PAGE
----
want him to be telling me that my cancer was worse than thought, and that I
needed chemo, with my mom in the room.
You see, my mom worries about everything where I am concerned. She got lightheaded if I bumped my head. How could she possibly hear that I needed chemo?
I glanced over at her (she looked very scared) and said “it will be ok” She said “I know”
In that moment we became each other’s caregiver. While the cancer patient has it rough- cancer sucks, chemo is awful and while I haven’t had to do it myself, I know radiation is as well. Going through it yourself is one thing - watching the person you love suffer and being completely and utterly powerless to take that suffering away- that is truly terrible. Caregivers are true heroes and their role can’t be overstated.
I had a lot of caregivers- I mentioned my mom, but I had my whole family- My husband who cooked dinners regularly, my kids who worried and drove me and took time to sit with me at chemo. My step-dad who just wanted to do anything. My co-workers who picked up the slack at work when I couldn’t. All my friends and loved ones who sent cards, gifts, called, visited or just posted supportive comments on Facebook.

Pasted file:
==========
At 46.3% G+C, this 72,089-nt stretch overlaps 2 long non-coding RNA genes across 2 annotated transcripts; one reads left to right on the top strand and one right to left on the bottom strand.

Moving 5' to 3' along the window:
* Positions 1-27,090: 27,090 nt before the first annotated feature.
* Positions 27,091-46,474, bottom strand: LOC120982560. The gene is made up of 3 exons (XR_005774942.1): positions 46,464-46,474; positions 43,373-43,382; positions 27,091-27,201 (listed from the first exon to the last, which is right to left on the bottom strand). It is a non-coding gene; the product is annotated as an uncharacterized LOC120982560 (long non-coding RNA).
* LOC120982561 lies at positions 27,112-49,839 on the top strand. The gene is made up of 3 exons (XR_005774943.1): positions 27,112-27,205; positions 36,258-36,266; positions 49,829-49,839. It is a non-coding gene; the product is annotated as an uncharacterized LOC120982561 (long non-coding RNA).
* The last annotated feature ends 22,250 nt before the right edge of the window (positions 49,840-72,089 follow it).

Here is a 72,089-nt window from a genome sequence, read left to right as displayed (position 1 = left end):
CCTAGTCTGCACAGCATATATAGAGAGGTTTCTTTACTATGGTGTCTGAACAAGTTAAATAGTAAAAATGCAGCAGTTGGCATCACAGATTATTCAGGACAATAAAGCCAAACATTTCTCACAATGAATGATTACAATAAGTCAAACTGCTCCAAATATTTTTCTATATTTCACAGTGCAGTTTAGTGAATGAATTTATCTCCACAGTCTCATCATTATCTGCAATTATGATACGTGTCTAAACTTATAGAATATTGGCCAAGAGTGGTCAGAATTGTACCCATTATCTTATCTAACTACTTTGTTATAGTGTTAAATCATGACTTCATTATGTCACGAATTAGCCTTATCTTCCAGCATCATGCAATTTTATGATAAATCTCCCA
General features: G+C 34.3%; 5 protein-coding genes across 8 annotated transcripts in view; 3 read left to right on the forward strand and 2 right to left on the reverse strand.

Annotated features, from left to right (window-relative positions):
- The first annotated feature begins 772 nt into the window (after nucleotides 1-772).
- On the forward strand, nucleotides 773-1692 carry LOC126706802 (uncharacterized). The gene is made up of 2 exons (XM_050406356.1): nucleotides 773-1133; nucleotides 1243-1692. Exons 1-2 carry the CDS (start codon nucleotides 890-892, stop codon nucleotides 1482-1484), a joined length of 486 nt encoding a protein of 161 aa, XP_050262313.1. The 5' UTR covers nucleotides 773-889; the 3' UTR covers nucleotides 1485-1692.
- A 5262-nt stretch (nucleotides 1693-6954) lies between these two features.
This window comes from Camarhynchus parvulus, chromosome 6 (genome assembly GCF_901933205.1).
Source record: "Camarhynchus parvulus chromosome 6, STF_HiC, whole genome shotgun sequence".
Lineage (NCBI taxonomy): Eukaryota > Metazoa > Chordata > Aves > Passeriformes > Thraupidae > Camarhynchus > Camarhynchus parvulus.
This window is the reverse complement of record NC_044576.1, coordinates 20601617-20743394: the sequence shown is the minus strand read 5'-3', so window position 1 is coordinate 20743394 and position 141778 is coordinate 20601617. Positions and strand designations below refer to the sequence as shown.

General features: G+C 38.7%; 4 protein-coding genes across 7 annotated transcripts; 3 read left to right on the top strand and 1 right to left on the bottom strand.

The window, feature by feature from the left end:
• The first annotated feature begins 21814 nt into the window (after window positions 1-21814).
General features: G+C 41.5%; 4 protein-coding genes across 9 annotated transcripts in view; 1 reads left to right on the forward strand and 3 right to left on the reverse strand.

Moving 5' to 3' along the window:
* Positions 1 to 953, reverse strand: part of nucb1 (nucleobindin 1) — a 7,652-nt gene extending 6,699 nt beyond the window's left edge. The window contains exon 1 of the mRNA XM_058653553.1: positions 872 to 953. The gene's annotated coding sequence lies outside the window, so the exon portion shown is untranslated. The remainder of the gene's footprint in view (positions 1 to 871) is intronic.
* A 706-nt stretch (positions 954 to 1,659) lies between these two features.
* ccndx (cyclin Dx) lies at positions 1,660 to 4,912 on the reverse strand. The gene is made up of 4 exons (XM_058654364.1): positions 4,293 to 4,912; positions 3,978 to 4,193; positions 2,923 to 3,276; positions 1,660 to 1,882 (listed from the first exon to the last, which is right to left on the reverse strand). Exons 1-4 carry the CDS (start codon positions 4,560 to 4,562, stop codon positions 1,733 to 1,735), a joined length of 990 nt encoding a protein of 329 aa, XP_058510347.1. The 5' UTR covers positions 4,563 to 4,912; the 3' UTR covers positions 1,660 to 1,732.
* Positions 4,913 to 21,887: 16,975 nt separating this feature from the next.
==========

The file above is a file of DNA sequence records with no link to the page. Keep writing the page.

All of that supported me and got me through. My role was just to get better. I didn’t have a choice but to keep going. Each of those people who took time to do something to be a caregiver had a choice. They chose to support me, I can’t possibly thank them enough for making the choice to give me their time and support. It made all the difference in the world. They were like my own personal army in the fight I was making against this invisible foe.
My mom was the first cancer caregiver I ever knew. I never knew that she would need do that for me. I wish she never had to see another loved one with cancer, but I am very glad I had her by my side. Her and the rest of my caregiver ‘army’
Please remember to thank all the caregivers. They are my heroes.